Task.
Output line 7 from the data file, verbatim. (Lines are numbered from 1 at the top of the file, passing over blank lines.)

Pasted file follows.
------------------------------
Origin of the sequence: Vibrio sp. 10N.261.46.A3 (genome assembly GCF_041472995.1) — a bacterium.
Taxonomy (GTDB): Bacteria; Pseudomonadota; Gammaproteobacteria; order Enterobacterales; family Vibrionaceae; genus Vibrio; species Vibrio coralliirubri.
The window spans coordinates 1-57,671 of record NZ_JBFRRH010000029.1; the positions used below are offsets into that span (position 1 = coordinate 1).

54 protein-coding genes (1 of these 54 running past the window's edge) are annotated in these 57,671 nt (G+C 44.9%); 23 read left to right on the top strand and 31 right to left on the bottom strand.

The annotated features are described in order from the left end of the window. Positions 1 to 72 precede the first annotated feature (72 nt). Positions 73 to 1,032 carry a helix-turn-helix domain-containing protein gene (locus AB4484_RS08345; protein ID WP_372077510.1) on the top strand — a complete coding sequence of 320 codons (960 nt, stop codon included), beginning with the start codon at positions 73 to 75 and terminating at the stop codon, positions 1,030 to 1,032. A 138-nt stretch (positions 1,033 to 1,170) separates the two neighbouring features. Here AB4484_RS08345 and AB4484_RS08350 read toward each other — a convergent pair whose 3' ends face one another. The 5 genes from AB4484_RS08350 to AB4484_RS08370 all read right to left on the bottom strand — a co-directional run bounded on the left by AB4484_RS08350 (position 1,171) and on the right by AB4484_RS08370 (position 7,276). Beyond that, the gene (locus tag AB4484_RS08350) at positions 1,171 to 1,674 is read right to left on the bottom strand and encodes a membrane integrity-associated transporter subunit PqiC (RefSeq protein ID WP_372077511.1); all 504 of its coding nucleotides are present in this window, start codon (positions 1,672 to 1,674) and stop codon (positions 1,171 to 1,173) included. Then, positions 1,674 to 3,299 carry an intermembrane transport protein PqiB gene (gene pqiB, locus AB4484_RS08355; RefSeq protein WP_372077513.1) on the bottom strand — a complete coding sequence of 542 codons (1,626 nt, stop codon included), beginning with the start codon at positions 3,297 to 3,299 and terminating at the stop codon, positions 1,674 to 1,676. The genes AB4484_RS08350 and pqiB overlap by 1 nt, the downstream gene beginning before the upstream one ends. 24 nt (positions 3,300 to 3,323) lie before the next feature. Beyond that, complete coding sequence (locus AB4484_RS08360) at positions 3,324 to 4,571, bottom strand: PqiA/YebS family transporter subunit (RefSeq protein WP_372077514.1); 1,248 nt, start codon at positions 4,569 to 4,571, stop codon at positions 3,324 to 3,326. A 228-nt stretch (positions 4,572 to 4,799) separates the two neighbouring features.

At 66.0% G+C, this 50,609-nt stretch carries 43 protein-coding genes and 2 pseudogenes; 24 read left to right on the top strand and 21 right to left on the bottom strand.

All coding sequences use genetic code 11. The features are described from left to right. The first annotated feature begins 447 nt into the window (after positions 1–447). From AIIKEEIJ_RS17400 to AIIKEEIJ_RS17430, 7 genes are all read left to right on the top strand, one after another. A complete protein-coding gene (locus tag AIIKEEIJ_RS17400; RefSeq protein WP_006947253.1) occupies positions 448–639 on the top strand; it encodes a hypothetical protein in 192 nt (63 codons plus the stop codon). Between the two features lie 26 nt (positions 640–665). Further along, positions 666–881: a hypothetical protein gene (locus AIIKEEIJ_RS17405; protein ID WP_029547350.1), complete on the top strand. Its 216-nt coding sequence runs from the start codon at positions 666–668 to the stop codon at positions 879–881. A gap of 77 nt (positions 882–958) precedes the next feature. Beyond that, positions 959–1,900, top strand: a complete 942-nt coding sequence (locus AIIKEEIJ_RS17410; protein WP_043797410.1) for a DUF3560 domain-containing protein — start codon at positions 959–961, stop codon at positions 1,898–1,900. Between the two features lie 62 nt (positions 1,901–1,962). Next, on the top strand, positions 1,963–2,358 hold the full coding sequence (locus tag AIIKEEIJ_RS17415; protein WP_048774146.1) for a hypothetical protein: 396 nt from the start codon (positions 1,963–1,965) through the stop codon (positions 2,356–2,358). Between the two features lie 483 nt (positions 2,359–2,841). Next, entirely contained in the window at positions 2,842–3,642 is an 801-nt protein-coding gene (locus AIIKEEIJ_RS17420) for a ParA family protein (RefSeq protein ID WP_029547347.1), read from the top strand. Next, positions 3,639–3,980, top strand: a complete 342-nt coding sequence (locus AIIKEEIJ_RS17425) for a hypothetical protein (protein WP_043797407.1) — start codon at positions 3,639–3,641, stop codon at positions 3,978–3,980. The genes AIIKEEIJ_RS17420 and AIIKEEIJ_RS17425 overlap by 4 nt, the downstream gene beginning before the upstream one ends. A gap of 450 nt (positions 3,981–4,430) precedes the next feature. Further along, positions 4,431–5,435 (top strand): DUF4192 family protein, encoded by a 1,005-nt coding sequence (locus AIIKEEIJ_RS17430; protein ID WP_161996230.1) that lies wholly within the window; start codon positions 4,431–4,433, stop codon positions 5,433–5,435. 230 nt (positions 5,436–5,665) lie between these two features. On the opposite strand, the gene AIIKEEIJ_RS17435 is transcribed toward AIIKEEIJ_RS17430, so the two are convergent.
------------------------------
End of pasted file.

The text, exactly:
All coding sequences use genetic code 11. The features are described from left to right. The first annotated feature begins 447 nt into the window (after positions 1–447). From AIIKEEIJ_RS17400 to AIIKEEIJ_RS17430, 7 genes are all read left to right on the top strand, one after another. A complete protein-coding gene (locus tag AIIKEEIJ_RS17400; RefSeq protein WP_006947253.1) occupies positions 448–639 on the top strand; it encodes a hypothetical protein in 192 nt (63 codons plus the stop codon). Between the two features lie 26 nt (positions 640–665). Further along, positions 666–881: a hypothetical protein gene (locus AIIKEEIJ_RS17405; protein ID WP_029547350.1), complete on the top strand. Its 216-nt coding sequence runs from the start codon at positions 666–668 to the stop codon at positions 879–881. A gap of 77 nt (positions 882–958) precedes the next feature. Beyond that, positions 959–1,900, top strand: a complete 942-nt coding sequence (locus AIIKEEIJ_RS17410; protein WP_043797410.1) for a DUF3560 domain-containing protein — start codon at positions 959–961, stop codon at positions 1,898–1,900. Between the two features lie 62 nt (positions 1,901–1,962). Next, on the top strand, positions 1,963–2,358 hold the full coding sequence (locus tag AIIKEEIJ_RS17415; protein WP_048774146.1) for a hypothetical protein: 396 nt from the start codon (positions 1,963–1,965) through the stop codon (positions 2,356–2,358). Between the two features lie 483 nt (positions 2,359–2,841). Next, entirely contained in the window at positions 2,842–3,642 is an 801-nt protein-coding gene (locus AIIKEEIJ_RS17420) for a ParA family protein (RefSeq protein ID WP_029547347.1), read from the top strand. Next, positions 3,639–3,980, top strand: a complete 342-nt coding sequence (locus AIIKEEIJ_RS17425) for a hypothetical protein (protein WP_043797407.1) — start codon at positions 3,639–3,641, stop codon at positions 3,978–3,980. The genes AIIKEEIJ_RS17420 and AIIKEEIJ_RS17425 overlap by 4 nt, the downstream gene beginning before the upstream one ends. A gap of 450 nt (positions 3,981–4,430) precedes the next feature. Further along, positions 4,431–5,435 (top strand): DUF4192 family protein, encoded by a 1,005-nt coding sequence (locus AIIKEEIJ_RS17430; protein ID WP_161996230.1) that lies wholly within the window; start codon positions 4,431–4,433, stop codon positions 5,433–5,435. 230 nt (positions 5,436–5,665) lie between these two features. On the opposite strand, the gene AIIKEEIJ_RS17435 is transcribed toward AIIKEEIJ_RS17430, so the two are convergent.